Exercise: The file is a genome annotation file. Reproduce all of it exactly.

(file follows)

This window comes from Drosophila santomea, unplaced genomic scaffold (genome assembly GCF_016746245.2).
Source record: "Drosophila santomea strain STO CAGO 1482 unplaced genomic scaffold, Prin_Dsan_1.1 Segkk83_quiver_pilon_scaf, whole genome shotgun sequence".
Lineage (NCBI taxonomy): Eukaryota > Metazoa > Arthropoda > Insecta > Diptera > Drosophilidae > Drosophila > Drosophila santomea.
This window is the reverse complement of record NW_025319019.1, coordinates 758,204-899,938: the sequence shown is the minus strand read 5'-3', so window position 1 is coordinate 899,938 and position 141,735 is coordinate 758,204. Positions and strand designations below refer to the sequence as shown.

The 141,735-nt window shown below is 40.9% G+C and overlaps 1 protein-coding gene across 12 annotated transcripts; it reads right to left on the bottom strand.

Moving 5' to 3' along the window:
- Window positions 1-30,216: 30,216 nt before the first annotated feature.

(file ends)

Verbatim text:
This window comes from Drosophila santomea, unplaced genomic scaffold (genome assembly GCF_016746245.2).
Source record: "Drosophila santomea strain STO CAGO 1482 unplaced genomic scaffold, Prin_Dsan_1.1 Segkk83_quiver_pilon_scaf, whole genome shotgun sequence".
Lineage (NCBI taxonomy): Eukaryota > Metazoa > Arthropoda > Insecta > Diptera > Drosophilidae > Drosophila > Drosophila santomea.
This window is the reverse complement of record NW_025319019.1, coordinates 758,204-899,938: the sequence shown is the minus strand read 5'-3', so window position 1 is coordinate 899,938 and position 141,735 is coordinate 758,204. Positions and strand designations below refer to the sequence as shown.

The 141,735-nt window shown below is 40.9% G+C and overlaps 1 protein-coding gene across 12 annotated transcripts; it reads right to left on the bottom strand.

Moving 5' to 3' along the window:
- Window positions 1-30,216: 30,216 nt before the first annotated feature.